Many classic breakfast foods are high in fat. Eggs, bacon and full-fat dairy contain saturated fat, which can wreck a low-fat diet. But that's no reason to skip breakfast altogether. People who eat breakfast actually have a better chance of managing their weight. Plan a healthy, fat-free breakfast that will help fuel your morning activities and keep you satisfied until your next meal.
Ingredients and Preparation
For a fat-free breakfast, hard-boil four eggs. Run the eggs under cold water to peel them, and then split them open to remove the yolks. Chop the egg whites and toss them with salt and pepper. Have a cup of plain, nonfat yogurt topped with 1 cup of sliced strawberries in addition to the egg whites.
This breakfast contains 304 calories and only trace amounts of fat. You get 27 g of slow-digesting protein from the egg whites and yogurt to help keep you feeling full. The breakfast also contains 32 g of carbohydrates, which provide you with energy. The strawberries provide more than 100 percent of the daily value for vitamin C, based on a 2,000-calorie diet. The strawberries also give you 3 g of fiber, which helps with digestion, satiation and cholesterol regulation; and 40 mcg of folate, a B-vitamin essential to red blood cell health and the prevention of certain birth defects. The breakfast provides more than 800 mg of potassium, a mineral that helps regulate the balance of fluids and other minerals in your body. The yogurt counts toward your daily milk servings and provides 488 mg of calcium.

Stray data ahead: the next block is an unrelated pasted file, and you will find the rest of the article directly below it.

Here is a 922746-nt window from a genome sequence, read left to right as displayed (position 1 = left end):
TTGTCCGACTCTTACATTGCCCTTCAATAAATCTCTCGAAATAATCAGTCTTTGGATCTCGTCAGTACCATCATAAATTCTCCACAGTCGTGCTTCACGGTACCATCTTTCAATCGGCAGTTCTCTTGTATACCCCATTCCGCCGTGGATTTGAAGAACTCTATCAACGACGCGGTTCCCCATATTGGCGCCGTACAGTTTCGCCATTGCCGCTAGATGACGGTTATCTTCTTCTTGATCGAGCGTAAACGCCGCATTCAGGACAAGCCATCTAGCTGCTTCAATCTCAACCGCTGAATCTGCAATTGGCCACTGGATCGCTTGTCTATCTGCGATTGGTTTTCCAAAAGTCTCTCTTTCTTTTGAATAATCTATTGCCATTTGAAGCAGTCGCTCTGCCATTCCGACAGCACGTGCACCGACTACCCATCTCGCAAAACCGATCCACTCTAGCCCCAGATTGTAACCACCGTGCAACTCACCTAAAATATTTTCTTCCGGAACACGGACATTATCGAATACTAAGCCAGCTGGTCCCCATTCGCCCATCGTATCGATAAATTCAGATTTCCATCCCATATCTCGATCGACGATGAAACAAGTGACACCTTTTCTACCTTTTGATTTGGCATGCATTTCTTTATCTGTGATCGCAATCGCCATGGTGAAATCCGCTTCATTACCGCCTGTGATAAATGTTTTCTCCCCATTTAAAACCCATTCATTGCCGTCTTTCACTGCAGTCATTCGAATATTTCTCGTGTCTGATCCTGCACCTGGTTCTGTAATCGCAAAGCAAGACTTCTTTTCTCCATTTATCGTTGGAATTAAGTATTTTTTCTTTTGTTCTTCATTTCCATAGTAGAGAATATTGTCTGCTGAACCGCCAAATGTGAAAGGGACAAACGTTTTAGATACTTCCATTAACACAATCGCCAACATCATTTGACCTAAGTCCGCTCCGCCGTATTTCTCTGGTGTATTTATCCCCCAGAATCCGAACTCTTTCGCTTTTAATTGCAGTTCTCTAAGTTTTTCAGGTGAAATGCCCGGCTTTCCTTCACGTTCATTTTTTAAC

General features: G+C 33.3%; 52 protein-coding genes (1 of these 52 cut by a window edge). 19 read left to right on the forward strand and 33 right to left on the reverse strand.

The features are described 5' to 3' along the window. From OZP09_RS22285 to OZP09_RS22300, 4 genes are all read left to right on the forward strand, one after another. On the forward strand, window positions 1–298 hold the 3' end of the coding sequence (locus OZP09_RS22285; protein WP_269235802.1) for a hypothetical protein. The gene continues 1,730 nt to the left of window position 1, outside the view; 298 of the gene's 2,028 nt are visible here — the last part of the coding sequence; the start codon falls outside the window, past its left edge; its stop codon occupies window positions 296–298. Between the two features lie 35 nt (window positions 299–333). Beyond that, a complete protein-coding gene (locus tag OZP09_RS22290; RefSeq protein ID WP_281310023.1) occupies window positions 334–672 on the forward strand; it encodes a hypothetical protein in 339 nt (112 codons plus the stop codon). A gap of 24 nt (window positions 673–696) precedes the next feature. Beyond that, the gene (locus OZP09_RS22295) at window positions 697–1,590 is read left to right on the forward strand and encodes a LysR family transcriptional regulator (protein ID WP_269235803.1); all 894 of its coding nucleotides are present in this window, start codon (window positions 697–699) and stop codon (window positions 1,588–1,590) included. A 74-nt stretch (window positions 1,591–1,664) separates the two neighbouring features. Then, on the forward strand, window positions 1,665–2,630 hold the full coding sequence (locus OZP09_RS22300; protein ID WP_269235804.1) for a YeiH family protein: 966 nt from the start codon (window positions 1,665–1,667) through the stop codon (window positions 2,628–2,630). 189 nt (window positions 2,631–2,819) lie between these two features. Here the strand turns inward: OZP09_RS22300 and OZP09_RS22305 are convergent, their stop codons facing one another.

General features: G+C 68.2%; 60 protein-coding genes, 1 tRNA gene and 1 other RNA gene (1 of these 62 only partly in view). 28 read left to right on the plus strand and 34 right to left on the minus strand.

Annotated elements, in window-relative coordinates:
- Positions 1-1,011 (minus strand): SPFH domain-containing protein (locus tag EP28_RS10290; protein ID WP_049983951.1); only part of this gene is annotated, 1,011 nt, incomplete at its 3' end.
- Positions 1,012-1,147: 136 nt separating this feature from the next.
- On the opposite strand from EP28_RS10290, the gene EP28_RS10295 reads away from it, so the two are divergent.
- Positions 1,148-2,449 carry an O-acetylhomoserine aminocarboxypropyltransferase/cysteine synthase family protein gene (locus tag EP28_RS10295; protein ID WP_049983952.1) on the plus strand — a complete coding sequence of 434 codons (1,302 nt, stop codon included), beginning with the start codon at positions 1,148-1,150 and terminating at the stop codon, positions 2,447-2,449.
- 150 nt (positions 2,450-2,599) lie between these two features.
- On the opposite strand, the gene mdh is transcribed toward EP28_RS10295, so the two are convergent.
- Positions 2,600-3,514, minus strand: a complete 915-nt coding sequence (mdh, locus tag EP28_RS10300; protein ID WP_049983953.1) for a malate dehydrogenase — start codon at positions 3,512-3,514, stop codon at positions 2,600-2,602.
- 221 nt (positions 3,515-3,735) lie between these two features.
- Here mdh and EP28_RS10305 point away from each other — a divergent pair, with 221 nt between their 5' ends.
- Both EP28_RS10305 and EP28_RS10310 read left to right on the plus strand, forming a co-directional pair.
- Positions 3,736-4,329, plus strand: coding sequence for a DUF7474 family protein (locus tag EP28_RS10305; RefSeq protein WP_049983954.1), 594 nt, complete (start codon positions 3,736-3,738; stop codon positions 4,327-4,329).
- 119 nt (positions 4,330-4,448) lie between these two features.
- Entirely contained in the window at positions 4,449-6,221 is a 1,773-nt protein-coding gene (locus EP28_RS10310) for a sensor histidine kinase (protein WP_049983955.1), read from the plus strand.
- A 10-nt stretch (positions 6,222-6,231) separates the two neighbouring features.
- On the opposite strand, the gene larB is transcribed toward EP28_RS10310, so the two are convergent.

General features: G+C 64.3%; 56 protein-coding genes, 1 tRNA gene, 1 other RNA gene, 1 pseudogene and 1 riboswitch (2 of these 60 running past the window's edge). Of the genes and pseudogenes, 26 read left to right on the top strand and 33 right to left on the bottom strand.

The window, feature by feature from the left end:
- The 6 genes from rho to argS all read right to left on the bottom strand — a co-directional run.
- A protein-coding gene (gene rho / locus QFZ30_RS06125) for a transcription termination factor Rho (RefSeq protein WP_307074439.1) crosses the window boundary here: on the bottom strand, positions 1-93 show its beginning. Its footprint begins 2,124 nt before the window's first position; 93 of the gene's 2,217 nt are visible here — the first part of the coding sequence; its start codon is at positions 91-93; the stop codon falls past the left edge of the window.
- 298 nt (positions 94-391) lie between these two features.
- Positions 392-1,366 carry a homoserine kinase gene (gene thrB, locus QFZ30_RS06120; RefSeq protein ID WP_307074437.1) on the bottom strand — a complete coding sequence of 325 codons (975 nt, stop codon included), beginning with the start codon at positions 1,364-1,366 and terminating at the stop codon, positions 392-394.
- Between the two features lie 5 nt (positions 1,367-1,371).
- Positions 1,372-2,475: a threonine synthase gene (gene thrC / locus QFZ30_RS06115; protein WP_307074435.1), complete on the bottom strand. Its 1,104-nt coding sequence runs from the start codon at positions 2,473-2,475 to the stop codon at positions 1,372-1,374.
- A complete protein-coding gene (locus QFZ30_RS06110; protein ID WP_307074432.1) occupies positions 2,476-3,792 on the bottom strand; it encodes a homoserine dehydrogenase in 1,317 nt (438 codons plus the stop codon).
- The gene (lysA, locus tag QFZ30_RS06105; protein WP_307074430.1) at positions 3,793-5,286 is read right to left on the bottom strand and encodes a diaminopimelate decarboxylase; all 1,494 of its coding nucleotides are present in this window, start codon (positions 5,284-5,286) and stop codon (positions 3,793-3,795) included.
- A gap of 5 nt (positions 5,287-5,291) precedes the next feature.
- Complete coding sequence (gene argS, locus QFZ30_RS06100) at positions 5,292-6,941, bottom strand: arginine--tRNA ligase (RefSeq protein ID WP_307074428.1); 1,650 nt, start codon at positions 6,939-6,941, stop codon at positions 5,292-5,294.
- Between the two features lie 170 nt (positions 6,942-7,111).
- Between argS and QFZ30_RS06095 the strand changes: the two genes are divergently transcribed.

Many fat-free processed breakfast foods include added sugars and carbohydrates to replace the missing fat. Fat-free cereals and muffins may contain just as many calories as their fat-containing counterparts, but are higher in sugar and less satisfying. You still have to monitor your calorie intake when eating fat-free foods. Choosing whole, naturally fat-free foods, such as egg whites, berries and yogurt, is a healthier option.
While you may want to start your day fat free, remember that fat is a macronutrient essential to healthy body functioning. The Institute of Medicine recommends that a minimum of 20 percent of your daily calories come from healthy fats, specifically the unsaturated types found in plant oils, nuts, fatty fish and avocados. Keeping your fat intake to a minimum at breakfast is fine, but be sure to include some fat in later meals or snacks during the day.